The Contemporary Art Gallery presents a survey exhibition of work by Canadian artist Kelly Richardson, best known for her immersive projection works which create environments prompting a questioning of our relationship to the natural world.
The universe Richardson constructs can seem somewhat bleak, devoid of all but the strangest forms of life, and notionally touching upon issues within ecological discussion and environmental debate. Yet if we consider nature not as omniscient, but mediated, appropriated, subjugated and vulnerable, then by examining any simple concept of the “natural”, Richardson actually makes the interrogation even more urgent. Immense and unsettling projections show animated scenes of primordial swamps or forests, desolate moonscapes or eerie holographic trees flickering in and out of view. And yet the videos are open-ended, drawing us in to develop our own narratives for these unsettling scenes, which could be humanity’s last attempt at caring for a ruined planet. Even though she leaves the questions unanswered, it’s clear that she is suggesting we should project farther into the future than we’re comfortable doing, a quality enhanced in understanding how these works are made. A particular quality in Richardson’s videos– in addition to technical facility and her embrace of beauty as a way to prime us about the disturbing undercurrents snaking through her otherwise seductive work – is the way she seems to look back from the future.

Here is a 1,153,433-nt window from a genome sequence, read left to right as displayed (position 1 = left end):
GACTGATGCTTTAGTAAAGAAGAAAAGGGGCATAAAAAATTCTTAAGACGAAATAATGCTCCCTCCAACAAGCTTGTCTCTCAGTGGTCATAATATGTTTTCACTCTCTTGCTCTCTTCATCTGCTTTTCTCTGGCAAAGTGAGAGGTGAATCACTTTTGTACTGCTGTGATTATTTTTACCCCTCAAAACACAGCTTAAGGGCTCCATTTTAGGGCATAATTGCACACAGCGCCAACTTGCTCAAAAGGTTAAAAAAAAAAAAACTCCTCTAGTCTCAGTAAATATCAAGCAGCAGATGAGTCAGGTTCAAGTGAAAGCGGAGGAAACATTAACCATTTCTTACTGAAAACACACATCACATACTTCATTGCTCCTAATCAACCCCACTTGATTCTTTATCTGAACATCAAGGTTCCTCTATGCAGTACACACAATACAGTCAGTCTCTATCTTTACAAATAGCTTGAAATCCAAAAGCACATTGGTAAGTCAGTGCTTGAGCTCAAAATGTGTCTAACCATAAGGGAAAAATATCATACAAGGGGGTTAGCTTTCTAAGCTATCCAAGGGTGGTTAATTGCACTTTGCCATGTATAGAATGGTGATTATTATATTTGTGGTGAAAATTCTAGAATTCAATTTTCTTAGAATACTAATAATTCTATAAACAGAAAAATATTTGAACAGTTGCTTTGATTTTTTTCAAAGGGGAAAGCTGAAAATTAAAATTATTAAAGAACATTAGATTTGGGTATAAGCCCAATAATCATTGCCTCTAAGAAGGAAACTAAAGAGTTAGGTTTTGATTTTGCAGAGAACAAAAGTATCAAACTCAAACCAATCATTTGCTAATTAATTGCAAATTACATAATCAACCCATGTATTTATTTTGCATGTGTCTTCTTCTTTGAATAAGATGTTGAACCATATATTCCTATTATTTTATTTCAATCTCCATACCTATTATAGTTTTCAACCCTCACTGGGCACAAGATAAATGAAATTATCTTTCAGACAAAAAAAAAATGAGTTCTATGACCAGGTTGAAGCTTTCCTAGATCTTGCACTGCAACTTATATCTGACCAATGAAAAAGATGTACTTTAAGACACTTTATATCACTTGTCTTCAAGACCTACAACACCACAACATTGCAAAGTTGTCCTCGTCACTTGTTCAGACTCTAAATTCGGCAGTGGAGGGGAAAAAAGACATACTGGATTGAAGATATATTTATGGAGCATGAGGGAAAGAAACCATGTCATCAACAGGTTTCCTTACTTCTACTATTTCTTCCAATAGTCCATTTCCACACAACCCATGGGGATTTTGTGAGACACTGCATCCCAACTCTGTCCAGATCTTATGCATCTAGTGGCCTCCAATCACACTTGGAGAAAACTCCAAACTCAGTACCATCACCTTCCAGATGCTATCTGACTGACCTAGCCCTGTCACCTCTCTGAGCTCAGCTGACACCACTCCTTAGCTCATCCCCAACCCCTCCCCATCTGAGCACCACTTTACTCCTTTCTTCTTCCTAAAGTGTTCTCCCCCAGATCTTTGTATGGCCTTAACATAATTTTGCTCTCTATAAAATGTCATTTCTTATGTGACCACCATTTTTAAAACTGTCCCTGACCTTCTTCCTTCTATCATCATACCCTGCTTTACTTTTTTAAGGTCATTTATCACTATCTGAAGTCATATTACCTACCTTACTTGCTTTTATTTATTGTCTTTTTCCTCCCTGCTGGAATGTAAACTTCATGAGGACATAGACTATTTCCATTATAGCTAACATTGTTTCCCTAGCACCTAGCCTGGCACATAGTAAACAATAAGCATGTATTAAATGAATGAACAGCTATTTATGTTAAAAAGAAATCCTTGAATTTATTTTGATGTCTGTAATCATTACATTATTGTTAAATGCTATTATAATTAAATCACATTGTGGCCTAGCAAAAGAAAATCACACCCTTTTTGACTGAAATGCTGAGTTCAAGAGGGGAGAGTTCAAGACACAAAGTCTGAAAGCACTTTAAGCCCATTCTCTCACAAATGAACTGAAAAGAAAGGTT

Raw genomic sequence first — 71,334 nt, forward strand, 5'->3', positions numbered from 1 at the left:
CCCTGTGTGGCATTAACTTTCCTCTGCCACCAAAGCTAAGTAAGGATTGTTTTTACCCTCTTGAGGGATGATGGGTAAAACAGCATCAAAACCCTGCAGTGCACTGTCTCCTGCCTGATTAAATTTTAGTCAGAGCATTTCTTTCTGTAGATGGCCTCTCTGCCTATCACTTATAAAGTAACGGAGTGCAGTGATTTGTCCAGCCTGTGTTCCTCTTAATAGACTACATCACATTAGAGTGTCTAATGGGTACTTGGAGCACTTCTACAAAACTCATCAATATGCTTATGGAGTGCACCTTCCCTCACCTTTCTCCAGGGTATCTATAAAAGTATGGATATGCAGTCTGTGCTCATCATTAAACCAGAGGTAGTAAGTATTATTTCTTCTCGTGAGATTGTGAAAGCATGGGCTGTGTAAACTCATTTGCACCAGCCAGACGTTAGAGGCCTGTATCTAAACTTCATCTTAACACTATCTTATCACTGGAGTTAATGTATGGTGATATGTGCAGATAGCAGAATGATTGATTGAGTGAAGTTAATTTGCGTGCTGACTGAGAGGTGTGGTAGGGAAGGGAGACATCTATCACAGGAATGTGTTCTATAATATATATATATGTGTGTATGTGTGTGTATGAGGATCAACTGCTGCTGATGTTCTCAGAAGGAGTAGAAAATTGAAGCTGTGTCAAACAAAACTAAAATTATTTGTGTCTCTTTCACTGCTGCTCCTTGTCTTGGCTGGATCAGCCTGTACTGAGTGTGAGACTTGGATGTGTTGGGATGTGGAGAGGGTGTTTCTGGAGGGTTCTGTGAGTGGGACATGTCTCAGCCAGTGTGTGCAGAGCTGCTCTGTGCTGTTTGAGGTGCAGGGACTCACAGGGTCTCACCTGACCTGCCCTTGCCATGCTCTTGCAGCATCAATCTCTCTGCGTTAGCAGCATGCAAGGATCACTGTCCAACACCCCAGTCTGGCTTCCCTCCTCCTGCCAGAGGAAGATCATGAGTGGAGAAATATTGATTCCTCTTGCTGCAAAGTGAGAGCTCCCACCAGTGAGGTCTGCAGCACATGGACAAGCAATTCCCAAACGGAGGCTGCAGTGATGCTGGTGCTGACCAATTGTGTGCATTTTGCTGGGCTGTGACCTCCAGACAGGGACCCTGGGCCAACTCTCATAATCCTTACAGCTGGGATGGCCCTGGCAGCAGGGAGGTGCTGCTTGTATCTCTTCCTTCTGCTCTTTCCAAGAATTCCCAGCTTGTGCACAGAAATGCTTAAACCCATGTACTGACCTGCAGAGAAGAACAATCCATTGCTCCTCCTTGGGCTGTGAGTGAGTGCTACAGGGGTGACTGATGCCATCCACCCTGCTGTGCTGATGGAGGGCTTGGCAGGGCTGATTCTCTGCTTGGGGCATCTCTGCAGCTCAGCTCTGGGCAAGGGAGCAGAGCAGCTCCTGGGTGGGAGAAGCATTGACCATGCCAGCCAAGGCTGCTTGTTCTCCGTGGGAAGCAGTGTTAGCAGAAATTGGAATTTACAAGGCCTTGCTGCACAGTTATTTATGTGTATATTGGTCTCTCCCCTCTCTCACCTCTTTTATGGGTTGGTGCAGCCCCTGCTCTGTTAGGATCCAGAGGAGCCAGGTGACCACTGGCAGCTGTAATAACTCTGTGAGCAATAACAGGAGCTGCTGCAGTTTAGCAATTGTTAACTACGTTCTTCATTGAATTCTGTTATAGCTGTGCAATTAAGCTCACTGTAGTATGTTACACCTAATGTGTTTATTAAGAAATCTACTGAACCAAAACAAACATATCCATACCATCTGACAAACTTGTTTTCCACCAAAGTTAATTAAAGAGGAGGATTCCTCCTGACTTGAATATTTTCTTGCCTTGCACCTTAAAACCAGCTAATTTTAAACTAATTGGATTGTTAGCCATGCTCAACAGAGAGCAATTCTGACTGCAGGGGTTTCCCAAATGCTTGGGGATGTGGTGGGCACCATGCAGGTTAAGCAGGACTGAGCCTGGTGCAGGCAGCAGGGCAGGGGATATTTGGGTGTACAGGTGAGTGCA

The exhibition comprises a selection of recent major projections and photographs. In the large-scale, multi-screen installation of Leviathan (2011) we are confronted with an all-encompassing projection. Through the image and its reflections on walls and floors, it occupies or rather infiltrates the space, implicating us as audience as we simultaneously behold and are contained within the image. It asserts itself, with its Biblical title, as suggestive of some kind of apocalyptic flood, the swirling water appearing to almost envelop and swallow up the viewer. The works too are in many other ways absorbing; they elicit a terrible beauty through the seduction of surface. And yet this slow, churning motion becomes almost hypnotic, a narcotic mesmerizing image, an illusion perhaps not at odds with the evocation of a notional poisonous or toxic liquid; a substance that is at once of our world but at the same time transforming, of becoming somewhere else.